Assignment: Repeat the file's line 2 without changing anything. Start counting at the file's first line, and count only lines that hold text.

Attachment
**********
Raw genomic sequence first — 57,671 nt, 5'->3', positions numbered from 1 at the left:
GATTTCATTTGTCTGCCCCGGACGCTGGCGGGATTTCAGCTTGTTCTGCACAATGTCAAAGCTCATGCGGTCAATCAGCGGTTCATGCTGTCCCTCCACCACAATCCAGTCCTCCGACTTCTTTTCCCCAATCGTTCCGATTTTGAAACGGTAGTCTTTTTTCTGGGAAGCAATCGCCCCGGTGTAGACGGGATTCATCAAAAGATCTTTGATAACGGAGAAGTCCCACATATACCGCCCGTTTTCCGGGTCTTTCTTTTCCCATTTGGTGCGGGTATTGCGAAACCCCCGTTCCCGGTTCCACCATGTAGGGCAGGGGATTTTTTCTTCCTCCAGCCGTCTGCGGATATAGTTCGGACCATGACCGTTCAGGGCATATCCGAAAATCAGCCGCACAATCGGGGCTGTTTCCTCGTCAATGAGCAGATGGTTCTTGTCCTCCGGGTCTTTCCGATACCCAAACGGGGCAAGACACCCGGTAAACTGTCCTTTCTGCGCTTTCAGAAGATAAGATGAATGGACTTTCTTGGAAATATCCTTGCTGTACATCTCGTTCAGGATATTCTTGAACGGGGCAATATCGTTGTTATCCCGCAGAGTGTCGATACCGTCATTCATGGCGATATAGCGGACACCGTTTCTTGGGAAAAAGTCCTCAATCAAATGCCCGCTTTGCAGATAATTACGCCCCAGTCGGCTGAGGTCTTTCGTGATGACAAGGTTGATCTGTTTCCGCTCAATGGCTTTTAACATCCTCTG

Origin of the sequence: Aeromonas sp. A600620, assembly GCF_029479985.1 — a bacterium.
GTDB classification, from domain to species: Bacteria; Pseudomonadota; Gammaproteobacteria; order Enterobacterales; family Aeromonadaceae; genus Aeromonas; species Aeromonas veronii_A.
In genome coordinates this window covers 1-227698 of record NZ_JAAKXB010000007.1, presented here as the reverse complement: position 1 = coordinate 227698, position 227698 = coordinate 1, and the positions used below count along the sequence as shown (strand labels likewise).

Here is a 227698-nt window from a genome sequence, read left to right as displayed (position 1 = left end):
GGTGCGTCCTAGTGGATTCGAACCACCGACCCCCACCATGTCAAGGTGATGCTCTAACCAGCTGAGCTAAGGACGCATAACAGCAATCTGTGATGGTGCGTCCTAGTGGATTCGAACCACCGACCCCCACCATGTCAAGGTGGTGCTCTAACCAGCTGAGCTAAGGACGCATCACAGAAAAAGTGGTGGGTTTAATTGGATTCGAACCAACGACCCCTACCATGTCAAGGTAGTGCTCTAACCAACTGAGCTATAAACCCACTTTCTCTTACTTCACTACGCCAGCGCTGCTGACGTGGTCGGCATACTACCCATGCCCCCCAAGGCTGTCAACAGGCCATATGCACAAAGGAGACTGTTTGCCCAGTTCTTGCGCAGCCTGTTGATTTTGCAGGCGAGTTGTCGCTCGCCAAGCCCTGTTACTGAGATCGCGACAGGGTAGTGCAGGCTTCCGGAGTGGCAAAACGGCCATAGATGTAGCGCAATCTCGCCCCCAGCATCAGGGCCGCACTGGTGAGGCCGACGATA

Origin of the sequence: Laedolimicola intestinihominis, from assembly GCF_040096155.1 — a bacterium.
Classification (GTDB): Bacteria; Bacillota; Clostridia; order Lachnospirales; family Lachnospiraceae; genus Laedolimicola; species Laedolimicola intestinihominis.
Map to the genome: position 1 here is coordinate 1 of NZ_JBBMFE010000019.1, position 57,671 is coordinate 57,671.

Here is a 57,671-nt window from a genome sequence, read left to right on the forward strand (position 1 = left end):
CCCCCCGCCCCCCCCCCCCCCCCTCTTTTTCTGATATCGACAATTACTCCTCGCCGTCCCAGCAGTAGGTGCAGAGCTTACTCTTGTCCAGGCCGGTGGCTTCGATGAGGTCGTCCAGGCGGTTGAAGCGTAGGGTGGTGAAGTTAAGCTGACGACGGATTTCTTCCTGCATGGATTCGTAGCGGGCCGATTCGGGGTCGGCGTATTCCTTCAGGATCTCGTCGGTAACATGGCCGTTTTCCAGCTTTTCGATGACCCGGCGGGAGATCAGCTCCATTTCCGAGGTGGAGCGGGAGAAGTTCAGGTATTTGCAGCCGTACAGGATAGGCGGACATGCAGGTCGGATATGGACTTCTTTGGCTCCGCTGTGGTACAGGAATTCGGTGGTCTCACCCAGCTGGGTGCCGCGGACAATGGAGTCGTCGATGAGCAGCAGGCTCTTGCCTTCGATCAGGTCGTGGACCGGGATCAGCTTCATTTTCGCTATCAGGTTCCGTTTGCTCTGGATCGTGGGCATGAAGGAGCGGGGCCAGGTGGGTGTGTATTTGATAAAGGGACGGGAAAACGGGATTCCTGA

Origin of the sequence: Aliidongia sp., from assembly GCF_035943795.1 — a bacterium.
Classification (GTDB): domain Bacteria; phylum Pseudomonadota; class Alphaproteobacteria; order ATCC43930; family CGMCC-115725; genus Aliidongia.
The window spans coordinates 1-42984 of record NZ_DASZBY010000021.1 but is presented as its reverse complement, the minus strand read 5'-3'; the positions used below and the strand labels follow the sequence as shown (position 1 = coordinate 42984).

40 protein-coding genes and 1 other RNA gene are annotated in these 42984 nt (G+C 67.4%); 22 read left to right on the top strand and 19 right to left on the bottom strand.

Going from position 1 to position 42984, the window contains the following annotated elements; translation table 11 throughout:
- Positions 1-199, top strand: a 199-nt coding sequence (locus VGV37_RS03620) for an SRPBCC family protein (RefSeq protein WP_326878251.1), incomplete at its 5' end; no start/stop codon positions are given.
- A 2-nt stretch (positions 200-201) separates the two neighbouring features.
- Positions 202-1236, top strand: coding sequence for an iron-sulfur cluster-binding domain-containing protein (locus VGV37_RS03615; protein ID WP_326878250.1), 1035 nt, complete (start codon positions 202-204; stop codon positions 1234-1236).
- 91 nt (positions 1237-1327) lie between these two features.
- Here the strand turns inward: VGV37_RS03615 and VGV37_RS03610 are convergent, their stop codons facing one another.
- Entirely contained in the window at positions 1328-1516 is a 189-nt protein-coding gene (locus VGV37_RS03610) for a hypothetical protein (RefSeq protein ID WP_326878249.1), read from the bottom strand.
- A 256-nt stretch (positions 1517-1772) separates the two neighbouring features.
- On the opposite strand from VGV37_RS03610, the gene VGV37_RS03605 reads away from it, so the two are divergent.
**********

GATTTCATTTGTCTGCCCCGGACGCTGGCGGGATTTCAGCTTGTTCTGCACAATGTCAAAGCTCATGCGGTCAATCAGCGGTTCATGCTGTCCCTCCACCACAATCCAGTCCTCCGACTTCTTTTCCCCAATCGTTCCGATTTTGAAACGGTAGTCTTTTTTCTGGGAAGCAATCGCCCCGGTGTAGACGGGATTCATCAAAAGATCTTTGATAACGGAGAAGTCCCACATATACCGCCCGTTTTCCGGGTCTTTCTTTTCCCATTTGGTGCGGGTATTGCGAAACCCCCGTTCCCGGTTCCACCATGTAGGGCAGGGGATTTTTTCTTCCTCCAGCCGTCTGCGGATATAGTTCGGACCATGACCGTTCAGGGCATATCCGAAAATCAGCCGCACAATCGGGGCTGTTTCCTCGTCAATGAGCAGATGGTTCTTGTCCTCCGGGTCTTTCCGATACCCAAACGGGGCAAGACACCCGGTAAACTGTCCTTTCTGCGCTTTCAGAAGATAAGATGAATGGACTTTCTTGGAAATATCCTTGCTGTACATCTCGTTCAGGATATTCTTGAACGGGGCAATATCGTTGTTATCCCGCAGAGTGTCGATACCGTCATTCATGGCGATATAGCGGACACCGTTTCTTGGGAAAAAGTCCTCAATCAAATGCCCGCTTTGCAGATAATTACGCCCCAGTCGGCTGAGGTCTTTCGTGATGACAAGGTTGATCTGTTTCCGCTCAATGGCTTTTAACATCCTCTG